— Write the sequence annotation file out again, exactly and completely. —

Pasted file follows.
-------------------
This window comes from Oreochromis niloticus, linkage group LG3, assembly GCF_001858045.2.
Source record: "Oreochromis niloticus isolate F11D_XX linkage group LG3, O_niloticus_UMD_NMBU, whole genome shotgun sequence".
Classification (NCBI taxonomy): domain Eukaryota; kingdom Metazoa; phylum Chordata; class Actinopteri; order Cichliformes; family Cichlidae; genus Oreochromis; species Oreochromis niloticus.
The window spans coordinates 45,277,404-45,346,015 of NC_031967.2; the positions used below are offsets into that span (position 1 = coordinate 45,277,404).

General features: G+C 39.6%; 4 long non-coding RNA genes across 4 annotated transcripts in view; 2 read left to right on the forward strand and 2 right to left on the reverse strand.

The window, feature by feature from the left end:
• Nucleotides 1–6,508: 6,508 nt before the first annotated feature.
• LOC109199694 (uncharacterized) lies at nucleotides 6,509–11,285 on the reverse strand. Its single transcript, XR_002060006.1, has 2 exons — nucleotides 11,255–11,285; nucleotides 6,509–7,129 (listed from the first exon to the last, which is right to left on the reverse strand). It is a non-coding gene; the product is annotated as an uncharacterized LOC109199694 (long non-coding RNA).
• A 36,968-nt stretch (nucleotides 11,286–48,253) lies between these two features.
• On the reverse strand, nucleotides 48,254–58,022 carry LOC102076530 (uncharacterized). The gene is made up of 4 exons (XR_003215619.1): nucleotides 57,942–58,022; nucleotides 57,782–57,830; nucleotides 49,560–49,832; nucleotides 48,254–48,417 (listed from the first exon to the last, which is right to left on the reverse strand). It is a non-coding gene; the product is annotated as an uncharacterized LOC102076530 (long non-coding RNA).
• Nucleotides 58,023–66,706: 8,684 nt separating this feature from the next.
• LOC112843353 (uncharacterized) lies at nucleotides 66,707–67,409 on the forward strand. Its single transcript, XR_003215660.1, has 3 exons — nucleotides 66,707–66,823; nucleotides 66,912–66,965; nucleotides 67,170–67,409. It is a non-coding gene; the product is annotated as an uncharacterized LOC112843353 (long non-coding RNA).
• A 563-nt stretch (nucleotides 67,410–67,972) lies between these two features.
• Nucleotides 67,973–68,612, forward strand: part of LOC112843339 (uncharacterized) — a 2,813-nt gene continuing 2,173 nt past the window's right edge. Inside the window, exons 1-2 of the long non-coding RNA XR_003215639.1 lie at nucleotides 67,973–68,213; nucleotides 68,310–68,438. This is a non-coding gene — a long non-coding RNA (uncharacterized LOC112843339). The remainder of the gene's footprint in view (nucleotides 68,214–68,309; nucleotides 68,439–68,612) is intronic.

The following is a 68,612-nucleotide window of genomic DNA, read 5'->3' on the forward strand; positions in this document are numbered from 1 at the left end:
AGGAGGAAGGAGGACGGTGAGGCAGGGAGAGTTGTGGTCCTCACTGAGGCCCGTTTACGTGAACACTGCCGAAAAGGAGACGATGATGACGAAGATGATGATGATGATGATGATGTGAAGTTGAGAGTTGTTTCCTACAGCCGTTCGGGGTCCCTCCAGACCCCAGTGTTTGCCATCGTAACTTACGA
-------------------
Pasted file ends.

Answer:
This window comes from Oreochromis niloticus, linkage group LG3, assembly GCF_001858045.2.
Source record: "Oreochromis niloticus isolate F11D_XX linkage group LG3, O_niloticus_UMD_NMBU, whole genome shotgun sequence".
Classification (NCBI taxonomy): domain Eukaryota; kingdom Metazoa; phylum Chordata; class Actinopteri; order Cichliformes; family Cichlidae; genus Oreochromis; species Oreochromis niloticus.
The window spans coordinates 45,277,404-45,346,015 of NC_031967.2; the positions used below are offsets into that span (position 1 = coordinate 45,277,404).

General features: G+C 39.6%; 4 long non-coding RNA genes across 4 annotated transcripts in view; 2 read left to right on the forward strand and 2 right to left on the reverse strand.

The window, feature by feature from the left end:
• Nucleotides 1–6,508: 6,508 nt before the first annotated feature.
• LOC109199694 (uncharacterized) lies at nucleotides 6,509–11,285 on the reverse strand. Its single transcript, XR_002060006.1, has 2 exons — nucleotides 11,255–11,285; nucleotides 6,509–7,129 (listed from the first exon to the last, which is right to left on the reverse strand). It is a non-coding gene; the product is annotated as an uncharacterized LOC109199694 (long non-coding RNA).
• A 36,968-nt stretch (nucleotides 11,286–48,253) lies between these two features.
• On the reverse strand, nucleotides 48,254–58,022 carry LOC102076530 (uncharacterized). The gene is made up of 4 exons (XR_003215619.1): nucleotides 57,942–58,022; nucleotides 57,782–57,830; nucleotides 49,560–49,832; nucleotides 48,254–48,417 (listed from the first exon to the last, which is right to left on the reverse strand). It is a non-coding gene; the product is annotated as an uncharacterized LOC102076530 (long non-coding RNA).
• Nucleotides 58,023–66,706: 8,684 nt separating this feature from the next.
• LOC112843353 (uncharacterized) lies at nucleotides 66,707–67,409 on the forward strand. Its single transcript, XR_003215660.1, has 3 exons — nucleotides 66,707–66,823; nucleotides 66,912–66,965; nucleotides 67,170–67,409. It is a non-coding gene; the product is annotated as an uncharacterized LOC112843353 (long non-coding RNA).
• A 563-nt stretch (nucleotides 67,410–67,972) lies between these two features.
• Nucleotides 67,973–68,612, forward strand: part of LOC112843339 (uncharacterized) — a 2,813-nt gene continuing 2,173 nt past the window's right edge. Inside the window, exons 1-2 of the long non-coding RNA XR_003215639.1 lie at nucleotides 67,973–68,213; nucleotides 68,310–68,438. This is a non-coding gene — a long non-coding RNA (uncharacterized LOC112843339). The remainder of the gene's footprint in view (nucleotides 68,214–68,309; nucleotides 68,439–68,612) is intronic.

The following is a 68,612-nucleotide window of genomic DNA, read 5'->3' on the forward strand; positions in this document are numbered from 1 at the left end:
AGGAGGAAGGAGGACGGTGAGGCAGGGAGAGTTGTGGTCCTCACTGAGGCCCGTTTACGTGAACACTGCCGAAAAGGAGACGATGATGACGAAGATGATGATGATGATGATGATGTGAAGTTGAGAGTTGTTTCCTACAGCCGTTCGGGGTCCCTCCAGACCCCAGTGTTTGCCATCGTAACTTACGA